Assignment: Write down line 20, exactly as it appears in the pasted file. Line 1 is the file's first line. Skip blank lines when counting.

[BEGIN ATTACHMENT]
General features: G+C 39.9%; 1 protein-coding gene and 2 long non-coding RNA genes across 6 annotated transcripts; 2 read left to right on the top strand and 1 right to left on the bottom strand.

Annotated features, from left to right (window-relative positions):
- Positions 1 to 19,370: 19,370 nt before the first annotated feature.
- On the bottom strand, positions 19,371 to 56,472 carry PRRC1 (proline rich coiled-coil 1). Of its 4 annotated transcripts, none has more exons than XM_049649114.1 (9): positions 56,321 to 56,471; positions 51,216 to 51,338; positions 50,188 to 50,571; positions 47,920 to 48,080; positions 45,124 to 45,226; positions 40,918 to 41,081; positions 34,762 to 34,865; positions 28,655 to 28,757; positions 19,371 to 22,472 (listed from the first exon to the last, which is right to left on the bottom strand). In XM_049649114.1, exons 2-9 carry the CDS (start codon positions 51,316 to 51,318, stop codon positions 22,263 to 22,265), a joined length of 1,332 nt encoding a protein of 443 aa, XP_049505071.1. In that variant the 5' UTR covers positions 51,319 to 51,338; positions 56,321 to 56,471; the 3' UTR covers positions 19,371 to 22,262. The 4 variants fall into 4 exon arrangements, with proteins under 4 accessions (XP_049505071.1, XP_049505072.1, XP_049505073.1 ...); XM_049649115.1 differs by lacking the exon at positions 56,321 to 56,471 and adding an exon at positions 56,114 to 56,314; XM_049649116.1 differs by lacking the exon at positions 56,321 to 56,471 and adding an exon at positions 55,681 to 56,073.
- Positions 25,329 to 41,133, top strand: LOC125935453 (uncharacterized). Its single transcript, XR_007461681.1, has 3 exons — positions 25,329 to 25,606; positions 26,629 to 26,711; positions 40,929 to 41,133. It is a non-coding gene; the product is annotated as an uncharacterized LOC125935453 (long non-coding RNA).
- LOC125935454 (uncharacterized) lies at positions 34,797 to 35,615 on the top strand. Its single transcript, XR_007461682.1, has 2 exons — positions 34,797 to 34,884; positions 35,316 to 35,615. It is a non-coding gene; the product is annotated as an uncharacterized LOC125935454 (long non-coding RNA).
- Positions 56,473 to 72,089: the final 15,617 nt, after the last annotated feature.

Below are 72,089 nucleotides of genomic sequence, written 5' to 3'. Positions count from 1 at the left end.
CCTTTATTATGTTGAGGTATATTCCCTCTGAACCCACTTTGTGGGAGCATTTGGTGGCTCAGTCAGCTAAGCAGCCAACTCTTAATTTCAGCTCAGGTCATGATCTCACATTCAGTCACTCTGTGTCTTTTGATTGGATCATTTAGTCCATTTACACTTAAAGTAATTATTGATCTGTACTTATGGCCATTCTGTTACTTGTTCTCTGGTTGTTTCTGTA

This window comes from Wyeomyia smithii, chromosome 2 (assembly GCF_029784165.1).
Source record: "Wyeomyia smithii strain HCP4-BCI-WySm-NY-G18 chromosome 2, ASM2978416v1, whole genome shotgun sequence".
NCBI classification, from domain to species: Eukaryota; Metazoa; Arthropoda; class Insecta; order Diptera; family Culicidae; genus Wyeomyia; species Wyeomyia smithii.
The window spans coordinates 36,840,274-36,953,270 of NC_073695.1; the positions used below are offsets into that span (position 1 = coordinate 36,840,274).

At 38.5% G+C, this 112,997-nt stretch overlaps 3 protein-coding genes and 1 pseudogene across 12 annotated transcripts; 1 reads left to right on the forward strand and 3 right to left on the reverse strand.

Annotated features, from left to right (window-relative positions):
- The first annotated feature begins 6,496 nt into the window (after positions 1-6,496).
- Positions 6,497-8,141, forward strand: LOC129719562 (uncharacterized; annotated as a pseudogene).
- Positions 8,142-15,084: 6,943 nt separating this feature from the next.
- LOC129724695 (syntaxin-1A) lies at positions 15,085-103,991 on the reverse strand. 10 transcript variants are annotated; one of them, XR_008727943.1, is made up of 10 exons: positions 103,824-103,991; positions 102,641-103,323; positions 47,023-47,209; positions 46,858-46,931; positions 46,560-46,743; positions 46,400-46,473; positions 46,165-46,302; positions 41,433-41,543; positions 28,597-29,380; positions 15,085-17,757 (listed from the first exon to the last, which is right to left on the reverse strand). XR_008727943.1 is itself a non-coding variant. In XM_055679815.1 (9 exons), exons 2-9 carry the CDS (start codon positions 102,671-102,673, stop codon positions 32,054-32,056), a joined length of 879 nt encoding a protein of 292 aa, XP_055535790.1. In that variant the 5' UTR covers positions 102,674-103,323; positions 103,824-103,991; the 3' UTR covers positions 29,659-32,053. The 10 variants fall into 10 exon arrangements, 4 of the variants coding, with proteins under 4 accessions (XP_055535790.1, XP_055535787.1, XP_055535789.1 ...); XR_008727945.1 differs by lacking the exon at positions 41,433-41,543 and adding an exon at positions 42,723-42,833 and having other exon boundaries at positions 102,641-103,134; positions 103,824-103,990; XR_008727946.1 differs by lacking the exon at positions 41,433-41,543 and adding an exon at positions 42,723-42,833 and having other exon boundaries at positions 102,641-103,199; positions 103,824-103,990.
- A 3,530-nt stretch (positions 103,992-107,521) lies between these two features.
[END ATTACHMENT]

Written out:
- A 3,530-nt stretch (positions 103,992-107,521) lies between these two features.